Our good friend Alistair from Six Apart organised an event called Blogs in Action last week at the Polish Club (as in Polska, not Pledge) in London. It was a welcome get-together for many of us working in this area, but reactions to the event have prompted some reflection on what sort of blog- or social software-related events are needed as this space starts to develop further.
Suw-the-demon-typist provided a detailed account of the evening, which roughly went as follows:
* Tom Coates gave a typically self-deprecating introductory talk about the evolution of personal blogging, which made a good point:
If you want to use blogs for what they’re most naturally useful for, if you’re trying to exploit what makes them brilliant, keep the individual at the heart of it. Knowledge management, or community building, or publishing Wonkette style, keep the individual at the core, be conversational.
* Neil McIntosh contributed some intelligent thoughts about the development of blogs at the Guardian, and some thoughts on the relationship between their blogs and the main ‘paper:
Blogging’s had a big impact on journalism, which is only going to grow: it gives us lots of ideas, it’s helped us with research, as we can reach out to the community to ask them, and helped us correct things before they are published, and it helps us recruit writers – if someone comments eloquently, why not use them in the paper?
* Dominique Busso of Vnunet Europe gave us his perspective on how a technology publisher has used a variety of subject-specific blogs to complement their existing magazine titles.
* John Dale from the University of Warwick talked about the Warwick Blogs project, which gives anybody at the University a blog using a custom-built platform, and encourages the use of blogging as both a social and an academic sharing practice. This was undoubtedly the star turn of the evening, and the project showed commendable attention to detail. There are lots of similarities with what we are doing in healthcare, and so I plan to follow up and share what we have learned by doing something similar over the past two years.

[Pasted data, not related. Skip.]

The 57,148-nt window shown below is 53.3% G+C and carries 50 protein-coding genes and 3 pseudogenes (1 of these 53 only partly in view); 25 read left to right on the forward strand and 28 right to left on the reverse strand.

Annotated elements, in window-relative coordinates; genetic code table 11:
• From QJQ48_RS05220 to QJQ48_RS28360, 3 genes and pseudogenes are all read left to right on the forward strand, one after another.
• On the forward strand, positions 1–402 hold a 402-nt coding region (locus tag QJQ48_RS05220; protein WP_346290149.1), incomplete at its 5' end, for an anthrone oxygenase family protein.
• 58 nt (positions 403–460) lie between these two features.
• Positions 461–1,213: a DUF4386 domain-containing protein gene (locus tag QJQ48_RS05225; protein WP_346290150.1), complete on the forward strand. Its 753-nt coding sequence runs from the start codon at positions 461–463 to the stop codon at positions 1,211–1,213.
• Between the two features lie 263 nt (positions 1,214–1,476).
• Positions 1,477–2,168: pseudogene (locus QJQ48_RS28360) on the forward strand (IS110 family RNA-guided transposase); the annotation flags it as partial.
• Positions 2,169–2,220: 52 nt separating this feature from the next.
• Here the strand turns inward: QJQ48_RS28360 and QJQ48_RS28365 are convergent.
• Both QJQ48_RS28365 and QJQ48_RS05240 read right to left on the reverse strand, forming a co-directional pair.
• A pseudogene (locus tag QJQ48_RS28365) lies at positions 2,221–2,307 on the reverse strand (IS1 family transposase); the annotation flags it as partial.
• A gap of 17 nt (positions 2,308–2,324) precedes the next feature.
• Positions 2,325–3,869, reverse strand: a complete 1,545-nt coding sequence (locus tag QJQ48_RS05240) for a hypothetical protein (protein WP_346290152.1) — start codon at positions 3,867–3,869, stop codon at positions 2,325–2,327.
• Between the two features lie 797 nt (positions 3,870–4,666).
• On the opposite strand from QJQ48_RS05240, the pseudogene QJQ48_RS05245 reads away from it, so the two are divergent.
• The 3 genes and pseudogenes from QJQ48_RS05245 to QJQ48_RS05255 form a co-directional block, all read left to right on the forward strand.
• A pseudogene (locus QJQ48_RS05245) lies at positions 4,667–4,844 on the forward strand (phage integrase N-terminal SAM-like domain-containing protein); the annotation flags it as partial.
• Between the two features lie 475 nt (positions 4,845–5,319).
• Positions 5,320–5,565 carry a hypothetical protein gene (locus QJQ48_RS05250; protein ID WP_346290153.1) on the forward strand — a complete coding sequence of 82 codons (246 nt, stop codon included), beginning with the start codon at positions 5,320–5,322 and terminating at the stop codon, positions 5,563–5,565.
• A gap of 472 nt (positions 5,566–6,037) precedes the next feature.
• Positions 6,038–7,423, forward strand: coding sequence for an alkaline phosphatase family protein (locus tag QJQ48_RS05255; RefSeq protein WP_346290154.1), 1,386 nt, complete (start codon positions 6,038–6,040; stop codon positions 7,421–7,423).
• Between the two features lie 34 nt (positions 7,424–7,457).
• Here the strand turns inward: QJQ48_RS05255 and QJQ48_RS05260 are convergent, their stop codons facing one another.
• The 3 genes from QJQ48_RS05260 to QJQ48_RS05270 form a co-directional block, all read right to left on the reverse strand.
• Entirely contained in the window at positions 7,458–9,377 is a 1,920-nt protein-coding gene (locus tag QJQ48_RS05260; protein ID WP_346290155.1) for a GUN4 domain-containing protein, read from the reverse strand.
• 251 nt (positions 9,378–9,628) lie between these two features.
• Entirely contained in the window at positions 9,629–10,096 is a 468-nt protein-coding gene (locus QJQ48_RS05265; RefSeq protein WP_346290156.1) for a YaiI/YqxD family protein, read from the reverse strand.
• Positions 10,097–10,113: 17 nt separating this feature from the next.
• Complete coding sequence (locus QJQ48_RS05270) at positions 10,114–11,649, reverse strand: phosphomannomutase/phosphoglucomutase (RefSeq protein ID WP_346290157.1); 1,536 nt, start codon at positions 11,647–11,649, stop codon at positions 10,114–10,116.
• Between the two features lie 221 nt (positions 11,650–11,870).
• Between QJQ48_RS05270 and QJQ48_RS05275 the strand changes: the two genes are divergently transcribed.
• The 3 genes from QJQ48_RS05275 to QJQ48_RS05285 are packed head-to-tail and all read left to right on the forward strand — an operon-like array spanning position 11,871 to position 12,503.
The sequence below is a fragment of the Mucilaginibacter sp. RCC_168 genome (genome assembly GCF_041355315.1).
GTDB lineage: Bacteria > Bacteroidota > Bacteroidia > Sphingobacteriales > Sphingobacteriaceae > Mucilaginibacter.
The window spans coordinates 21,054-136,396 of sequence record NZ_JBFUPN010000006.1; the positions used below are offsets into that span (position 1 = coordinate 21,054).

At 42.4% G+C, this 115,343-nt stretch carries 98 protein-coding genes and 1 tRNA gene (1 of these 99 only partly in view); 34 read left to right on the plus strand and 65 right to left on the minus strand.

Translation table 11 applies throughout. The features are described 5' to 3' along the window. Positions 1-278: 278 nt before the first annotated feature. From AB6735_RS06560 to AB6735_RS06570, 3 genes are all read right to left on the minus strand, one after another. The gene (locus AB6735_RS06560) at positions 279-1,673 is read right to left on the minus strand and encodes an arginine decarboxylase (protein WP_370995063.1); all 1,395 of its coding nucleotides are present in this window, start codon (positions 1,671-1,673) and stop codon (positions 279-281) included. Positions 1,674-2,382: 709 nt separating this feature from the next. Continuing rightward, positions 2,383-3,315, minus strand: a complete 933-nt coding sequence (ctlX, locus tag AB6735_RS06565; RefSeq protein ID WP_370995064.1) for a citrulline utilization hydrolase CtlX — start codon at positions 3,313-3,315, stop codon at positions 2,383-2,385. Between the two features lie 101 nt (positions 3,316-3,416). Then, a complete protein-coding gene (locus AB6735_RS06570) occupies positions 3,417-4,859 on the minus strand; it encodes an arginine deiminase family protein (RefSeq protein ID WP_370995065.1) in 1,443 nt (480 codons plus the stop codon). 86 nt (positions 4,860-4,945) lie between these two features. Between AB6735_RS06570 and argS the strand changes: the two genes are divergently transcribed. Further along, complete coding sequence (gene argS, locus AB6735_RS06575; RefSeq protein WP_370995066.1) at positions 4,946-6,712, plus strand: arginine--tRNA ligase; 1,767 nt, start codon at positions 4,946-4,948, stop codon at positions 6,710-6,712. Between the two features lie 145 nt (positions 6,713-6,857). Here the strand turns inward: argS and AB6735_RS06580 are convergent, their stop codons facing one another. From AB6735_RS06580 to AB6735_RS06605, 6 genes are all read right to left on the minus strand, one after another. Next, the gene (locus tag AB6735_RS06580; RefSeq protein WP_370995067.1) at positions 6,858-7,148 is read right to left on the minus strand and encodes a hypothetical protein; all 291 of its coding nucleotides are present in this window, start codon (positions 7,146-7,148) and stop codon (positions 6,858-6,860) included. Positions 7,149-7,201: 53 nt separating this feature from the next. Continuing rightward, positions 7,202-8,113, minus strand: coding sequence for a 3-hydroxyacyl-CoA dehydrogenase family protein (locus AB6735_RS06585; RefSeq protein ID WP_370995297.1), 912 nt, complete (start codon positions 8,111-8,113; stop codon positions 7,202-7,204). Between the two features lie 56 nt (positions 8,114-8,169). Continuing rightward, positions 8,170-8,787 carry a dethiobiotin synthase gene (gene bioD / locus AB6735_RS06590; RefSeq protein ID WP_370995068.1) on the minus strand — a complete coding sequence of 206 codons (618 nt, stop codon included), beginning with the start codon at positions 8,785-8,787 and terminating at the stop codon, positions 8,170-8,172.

* David Carr, lawyer, contributor to the right-wing blog Samizdata.net and director of the Big Blog Company, talked about some of the legal dangers of blogging. It would have been interesting to hear his views on how organisations should handle the potential employment and other legal issues arising from offensive content published by its principals, for example in the event of a discrimination or unfair dismissal case brought by an employee.
All in all, there was some good stuff here, and for somebody attending their first event of this kind I am sure it was very informative. Big thanks due to Alistair and Loic for their hospitality and charm.
However, reactions to the format of the event were not uniformly positive. Adriana from the Big Blog Company generally liked it, but suggests that more specific follow up meetings might be a good idea. Johnnie Moore found the format frustrating, and was not alone judging from comments to his piece. He thinks the organisers missed a trick in failing to involve a diverse and knowledgeable audience beyond questions at the end:
And let’s not kid ourselves that a Q and A session is a satisfactory nod towards interaction. I hate Q and A sessions. Here we have a room of maybe 100 smart people and the only way we can interact is to ask a question.
How bizarre to assemble a group of bloggers and use the meeting equivalent of a blog with no RSS, no comments and no trackbacks.
We have been contemplating the idea of one or more UK-based conferences or meetings to capitalise on the growing interest in social software among organisations and companies, and I know other potential collaborators who are doing so too.
So, how to approach thinking through the format and structure of future events in this area?
First, let’s consider who might benefit:
- Tool makers (Six Apart, Socialtext, Atlassian, etc.)
- Market makers (Corante, AlwaysOn, investors, etc.)
- Implementors (Headshift, Big Blog Company, larger consultancies)
- Individual practitioners (David Wilcox, Johnnie Moore, et al)